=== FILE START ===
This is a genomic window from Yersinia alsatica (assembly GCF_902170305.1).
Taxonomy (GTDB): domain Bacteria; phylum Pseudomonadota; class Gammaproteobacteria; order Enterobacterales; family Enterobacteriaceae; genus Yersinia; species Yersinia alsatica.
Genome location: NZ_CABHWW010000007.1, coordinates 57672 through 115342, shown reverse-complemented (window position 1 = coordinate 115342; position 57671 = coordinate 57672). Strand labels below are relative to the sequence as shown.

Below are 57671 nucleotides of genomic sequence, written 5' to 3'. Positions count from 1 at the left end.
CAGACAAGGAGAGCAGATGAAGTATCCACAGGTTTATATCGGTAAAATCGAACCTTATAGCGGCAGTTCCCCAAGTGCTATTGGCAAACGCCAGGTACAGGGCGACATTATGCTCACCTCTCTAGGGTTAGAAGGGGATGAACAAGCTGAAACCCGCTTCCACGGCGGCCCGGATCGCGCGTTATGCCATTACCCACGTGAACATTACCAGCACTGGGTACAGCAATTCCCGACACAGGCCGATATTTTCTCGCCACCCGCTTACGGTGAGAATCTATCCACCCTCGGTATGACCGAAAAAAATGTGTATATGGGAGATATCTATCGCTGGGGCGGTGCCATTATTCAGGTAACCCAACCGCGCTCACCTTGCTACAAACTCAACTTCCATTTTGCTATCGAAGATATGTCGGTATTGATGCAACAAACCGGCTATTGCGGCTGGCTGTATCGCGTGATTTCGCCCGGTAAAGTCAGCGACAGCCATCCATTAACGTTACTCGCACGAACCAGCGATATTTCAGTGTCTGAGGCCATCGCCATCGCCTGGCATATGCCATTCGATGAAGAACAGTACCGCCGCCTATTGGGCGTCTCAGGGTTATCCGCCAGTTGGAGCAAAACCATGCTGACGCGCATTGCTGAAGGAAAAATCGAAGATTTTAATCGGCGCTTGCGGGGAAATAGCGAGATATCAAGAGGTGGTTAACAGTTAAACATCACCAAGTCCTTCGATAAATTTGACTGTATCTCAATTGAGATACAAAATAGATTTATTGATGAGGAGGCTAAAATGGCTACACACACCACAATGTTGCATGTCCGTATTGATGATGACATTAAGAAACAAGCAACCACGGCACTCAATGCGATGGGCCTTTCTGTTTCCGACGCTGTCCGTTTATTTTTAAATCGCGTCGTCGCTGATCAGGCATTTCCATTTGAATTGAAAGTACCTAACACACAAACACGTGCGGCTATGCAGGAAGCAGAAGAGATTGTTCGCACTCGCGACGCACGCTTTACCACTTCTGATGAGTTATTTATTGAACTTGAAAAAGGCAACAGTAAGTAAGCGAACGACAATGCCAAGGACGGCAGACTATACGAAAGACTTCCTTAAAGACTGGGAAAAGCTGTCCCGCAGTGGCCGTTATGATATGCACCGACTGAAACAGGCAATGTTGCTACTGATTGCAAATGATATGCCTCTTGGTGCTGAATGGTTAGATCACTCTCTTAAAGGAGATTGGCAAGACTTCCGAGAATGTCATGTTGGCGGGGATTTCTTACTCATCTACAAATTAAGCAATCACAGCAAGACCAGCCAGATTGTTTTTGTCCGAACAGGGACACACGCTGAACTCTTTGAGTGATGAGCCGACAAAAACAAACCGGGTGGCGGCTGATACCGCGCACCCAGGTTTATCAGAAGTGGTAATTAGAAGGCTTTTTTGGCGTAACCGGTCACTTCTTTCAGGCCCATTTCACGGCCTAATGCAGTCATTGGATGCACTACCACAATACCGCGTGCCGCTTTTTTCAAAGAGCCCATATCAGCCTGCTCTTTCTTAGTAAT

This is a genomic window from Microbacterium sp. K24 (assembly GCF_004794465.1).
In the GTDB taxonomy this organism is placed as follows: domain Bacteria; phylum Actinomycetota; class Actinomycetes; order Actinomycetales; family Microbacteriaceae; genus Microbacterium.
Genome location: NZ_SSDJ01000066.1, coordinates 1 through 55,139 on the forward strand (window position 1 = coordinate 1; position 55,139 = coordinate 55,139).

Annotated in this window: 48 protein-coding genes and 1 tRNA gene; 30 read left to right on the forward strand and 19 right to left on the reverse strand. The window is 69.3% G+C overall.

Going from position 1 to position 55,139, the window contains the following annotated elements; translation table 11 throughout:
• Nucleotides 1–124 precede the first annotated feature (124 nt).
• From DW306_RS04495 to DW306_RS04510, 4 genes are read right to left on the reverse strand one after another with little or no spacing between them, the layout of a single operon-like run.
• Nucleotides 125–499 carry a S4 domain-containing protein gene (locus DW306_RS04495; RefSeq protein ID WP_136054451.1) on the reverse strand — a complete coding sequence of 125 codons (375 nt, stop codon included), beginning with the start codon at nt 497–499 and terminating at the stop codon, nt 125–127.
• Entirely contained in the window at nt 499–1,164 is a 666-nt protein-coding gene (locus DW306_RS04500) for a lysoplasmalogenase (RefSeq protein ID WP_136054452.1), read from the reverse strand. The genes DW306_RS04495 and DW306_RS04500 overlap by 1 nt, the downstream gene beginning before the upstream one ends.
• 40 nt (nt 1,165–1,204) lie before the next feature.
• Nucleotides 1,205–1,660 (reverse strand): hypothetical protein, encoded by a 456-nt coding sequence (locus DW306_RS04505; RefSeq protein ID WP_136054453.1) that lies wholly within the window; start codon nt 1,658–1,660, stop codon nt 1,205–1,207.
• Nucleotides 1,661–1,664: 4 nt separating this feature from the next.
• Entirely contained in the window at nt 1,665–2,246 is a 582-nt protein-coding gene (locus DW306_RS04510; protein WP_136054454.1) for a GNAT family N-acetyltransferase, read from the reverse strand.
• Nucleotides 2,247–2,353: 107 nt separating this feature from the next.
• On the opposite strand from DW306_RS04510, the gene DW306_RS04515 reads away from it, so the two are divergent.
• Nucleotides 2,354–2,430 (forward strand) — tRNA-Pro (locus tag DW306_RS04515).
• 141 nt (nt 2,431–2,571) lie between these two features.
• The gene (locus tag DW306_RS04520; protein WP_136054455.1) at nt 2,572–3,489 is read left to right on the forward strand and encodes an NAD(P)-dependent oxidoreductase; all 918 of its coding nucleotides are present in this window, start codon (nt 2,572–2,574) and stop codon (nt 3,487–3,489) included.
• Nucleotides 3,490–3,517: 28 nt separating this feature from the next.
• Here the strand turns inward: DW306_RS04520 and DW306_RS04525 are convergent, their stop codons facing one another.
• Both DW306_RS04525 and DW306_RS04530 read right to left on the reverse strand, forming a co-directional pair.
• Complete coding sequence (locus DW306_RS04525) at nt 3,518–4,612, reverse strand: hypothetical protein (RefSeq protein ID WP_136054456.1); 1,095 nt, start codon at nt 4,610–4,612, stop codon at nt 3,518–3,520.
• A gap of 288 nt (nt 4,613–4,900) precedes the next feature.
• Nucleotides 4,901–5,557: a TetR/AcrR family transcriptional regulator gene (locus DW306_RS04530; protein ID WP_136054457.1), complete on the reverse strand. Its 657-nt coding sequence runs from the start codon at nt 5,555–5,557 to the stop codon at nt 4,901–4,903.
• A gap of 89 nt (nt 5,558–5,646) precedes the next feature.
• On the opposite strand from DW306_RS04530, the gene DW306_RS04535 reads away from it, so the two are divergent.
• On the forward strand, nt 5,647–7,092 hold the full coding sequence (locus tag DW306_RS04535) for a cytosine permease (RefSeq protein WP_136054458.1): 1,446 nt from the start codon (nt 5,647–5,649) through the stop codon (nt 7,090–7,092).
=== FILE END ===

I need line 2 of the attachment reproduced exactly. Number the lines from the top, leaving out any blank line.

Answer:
Taxonomy (GTDB): domain Bacteria; phylum Pseudomonadota; class Gammaproteobacteria; order Enterobacterales; family Enterobacteriaceae; genus Yersinia; species Yersinia alsatica.